Puma is being taken to task for throwing a party inspired by council estate drug dealing.
The sports brand held a House of Hustle party in Soho last week, where guests were sent Puma shoe boxes stuffed with fake £50 notes and dodgy-looking business cards telling them turn on the trap line.
(Trapping meaning selling and dealing drugs…trap line meaning your dealer phone).
Theyd each been sent a burner phone which came with a pre-uploaded message saying Yo G what u sayin today? Pass tru the House of Hustle.
The trap house, put together with the help of Urban Nerdz marketing agency, was covered in graffiti, blacked out windows and dirty mattresses strewn all over the floor.
While you might think that the biggest crime here is the excruciatingly embarrassing thought of middle-class marketing execs sitting in a boardroom saying Yo G, the sportswear brand has been accused of glamorising class, race and drug issues.
London-based social worker Amber Gilbert Coutts has published an open letter to Puma on her Instagram account.
Its sadly nothing new for sports brands such as yourselves to attach your logo to the lived experiences of prominently working class people of colour, she said.
She recalls that Puma recreated a corner of Jamaica back in 2012, which they called the yard – picking various elements of Jamaican culture to celebrate.
Fast forward an apparently non-progressive six years and what can only be described as a desperate attempt to remain relevant, you created “House of Hustle”. Unlike the sunny vibes of “the yard”, the house of hustle picked a much darker side of the “urban” youth culture so consistently appropriated.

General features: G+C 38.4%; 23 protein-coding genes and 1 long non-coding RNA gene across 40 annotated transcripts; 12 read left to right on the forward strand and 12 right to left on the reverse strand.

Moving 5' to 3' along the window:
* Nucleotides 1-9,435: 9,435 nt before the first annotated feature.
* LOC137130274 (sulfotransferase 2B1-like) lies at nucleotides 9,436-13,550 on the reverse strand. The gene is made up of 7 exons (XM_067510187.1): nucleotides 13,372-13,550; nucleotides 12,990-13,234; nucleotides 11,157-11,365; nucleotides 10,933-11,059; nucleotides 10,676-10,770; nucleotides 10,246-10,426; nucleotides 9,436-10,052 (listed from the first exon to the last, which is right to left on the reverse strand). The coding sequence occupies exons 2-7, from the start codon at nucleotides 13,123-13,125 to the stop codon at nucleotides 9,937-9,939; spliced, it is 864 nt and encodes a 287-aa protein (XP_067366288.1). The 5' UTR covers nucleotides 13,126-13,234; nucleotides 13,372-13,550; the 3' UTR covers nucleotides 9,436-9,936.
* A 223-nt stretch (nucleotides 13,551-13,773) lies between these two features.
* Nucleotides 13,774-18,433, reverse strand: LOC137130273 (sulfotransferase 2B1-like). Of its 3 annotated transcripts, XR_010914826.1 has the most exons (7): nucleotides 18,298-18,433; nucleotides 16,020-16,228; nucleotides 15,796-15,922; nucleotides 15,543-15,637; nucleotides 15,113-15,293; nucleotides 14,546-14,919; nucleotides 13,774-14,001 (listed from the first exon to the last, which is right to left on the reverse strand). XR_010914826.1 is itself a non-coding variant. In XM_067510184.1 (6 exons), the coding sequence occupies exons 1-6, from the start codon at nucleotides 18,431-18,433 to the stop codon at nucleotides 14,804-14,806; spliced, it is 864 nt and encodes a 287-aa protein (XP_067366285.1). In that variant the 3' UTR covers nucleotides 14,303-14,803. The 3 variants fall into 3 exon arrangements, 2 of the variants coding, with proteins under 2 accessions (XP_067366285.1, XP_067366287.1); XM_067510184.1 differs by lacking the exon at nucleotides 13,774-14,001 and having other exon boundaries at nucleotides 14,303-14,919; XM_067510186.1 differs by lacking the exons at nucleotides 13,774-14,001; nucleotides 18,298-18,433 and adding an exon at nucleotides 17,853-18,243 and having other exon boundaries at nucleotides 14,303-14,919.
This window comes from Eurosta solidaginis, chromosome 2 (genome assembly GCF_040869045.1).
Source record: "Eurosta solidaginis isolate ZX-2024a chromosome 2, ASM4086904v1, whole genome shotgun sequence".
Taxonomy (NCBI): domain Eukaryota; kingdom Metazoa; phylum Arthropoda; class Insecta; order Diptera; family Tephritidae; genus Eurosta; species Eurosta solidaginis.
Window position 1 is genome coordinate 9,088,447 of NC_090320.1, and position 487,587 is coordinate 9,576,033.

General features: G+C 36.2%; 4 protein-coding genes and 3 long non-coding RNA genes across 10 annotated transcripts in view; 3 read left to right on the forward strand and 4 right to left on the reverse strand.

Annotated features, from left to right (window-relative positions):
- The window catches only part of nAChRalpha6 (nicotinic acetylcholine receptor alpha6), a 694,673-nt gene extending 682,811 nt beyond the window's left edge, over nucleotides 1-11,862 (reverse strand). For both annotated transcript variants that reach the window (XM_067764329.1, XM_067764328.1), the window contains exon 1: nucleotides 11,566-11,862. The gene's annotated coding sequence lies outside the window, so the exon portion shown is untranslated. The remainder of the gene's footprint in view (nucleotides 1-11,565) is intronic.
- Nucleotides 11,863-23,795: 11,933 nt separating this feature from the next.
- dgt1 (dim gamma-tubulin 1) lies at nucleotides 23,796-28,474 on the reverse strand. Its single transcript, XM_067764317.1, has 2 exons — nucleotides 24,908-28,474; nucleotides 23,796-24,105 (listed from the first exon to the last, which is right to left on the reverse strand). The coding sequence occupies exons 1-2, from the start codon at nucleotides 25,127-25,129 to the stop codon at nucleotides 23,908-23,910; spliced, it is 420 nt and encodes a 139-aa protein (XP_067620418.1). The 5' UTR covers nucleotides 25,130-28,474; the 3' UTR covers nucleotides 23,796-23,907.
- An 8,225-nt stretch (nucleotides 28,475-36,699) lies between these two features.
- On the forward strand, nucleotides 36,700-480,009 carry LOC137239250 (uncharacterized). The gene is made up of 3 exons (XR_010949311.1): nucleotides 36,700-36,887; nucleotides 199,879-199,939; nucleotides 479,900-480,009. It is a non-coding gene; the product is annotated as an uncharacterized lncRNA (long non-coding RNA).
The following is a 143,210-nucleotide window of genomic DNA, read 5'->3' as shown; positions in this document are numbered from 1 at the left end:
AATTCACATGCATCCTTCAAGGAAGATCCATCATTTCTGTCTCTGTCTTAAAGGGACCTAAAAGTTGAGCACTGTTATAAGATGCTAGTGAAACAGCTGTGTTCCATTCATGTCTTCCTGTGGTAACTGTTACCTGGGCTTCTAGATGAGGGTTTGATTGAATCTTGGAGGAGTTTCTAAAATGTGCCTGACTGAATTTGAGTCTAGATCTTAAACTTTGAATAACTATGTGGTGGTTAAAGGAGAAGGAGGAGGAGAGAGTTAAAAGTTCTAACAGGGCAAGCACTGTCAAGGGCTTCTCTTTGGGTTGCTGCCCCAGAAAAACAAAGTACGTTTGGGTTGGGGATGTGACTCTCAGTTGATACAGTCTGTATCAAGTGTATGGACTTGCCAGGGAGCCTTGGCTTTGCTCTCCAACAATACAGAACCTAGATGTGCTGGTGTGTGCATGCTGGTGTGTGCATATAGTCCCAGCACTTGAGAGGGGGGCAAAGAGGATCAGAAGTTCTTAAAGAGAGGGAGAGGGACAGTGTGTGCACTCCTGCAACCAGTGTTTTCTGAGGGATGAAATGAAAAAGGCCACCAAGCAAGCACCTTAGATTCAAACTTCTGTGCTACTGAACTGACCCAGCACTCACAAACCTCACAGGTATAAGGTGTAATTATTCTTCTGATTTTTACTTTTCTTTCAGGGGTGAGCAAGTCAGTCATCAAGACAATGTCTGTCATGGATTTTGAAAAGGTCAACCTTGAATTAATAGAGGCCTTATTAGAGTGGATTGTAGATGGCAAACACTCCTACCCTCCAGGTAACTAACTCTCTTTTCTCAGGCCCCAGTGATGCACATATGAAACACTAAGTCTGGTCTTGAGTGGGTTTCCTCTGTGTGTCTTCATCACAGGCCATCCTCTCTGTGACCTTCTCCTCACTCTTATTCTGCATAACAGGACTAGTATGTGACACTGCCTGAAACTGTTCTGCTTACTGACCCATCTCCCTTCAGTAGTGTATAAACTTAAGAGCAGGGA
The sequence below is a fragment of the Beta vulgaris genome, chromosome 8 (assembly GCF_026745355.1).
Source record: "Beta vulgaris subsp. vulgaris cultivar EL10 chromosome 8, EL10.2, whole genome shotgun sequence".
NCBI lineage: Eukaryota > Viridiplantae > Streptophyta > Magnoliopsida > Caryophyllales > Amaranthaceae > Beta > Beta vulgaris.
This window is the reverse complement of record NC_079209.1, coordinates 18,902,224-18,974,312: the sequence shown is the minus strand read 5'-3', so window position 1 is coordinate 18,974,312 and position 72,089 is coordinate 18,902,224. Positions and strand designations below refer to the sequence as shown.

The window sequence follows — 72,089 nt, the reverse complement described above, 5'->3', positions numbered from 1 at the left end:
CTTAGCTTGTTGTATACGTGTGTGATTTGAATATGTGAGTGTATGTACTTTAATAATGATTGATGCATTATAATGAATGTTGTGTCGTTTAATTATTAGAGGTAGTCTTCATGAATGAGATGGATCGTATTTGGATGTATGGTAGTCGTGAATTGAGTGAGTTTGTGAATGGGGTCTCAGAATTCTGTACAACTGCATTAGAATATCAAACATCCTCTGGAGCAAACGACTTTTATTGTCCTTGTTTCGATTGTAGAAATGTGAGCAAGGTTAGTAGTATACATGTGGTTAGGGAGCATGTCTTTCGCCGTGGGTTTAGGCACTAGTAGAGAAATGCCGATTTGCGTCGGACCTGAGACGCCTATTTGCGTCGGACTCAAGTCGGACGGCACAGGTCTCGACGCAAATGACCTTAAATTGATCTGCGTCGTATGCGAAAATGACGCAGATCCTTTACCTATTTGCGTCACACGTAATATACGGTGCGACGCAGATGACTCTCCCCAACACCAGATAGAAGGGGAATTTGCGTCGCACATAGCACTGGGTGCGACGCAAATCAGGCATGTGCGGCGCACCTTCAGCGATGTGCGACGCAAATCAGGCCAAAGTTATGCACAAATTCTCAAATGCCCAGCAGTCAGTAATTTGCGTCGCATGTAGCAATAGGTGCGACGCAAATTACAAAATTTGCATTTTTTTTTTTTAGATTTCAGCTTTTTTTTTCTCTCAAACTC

Far from cool however, adolescent drug dealing so often results in violence, exacerbated deprivation and community pain.
She says this ode to trap life, which was an attempt to attract the young “road” crowd was not missed by your security team who was – disproportionately – in full force on the night.
On the night in question, there were six stabbings in 90 minutes in the capital – including that of a 13-year-old boy. Amber says that its the vulnerable young people associated with gangs and the related drug market who are most at risk of becoming victims of violence.
Although your event has been and gone, as one of the worlds largest sports brands, you have failed to honour your corporate social responsibility and must seek to rectify this.
We can only hope that rather than capitalising on lifestyles that are born out of poverty, your future “creatives” will come up with a less explorative way to sell trainers.
Among the many comments agreeing with Ambers thoughts are endorsements from people who have actually been involved in this kind of activity.
As someone who has lived through the things they are glamorising here I really appreciate this post which is something I could have never articulated, one person writes.
Its grim to see my childhood used as a marketing tool when living through it was traumatic and still haunts myself and my family today!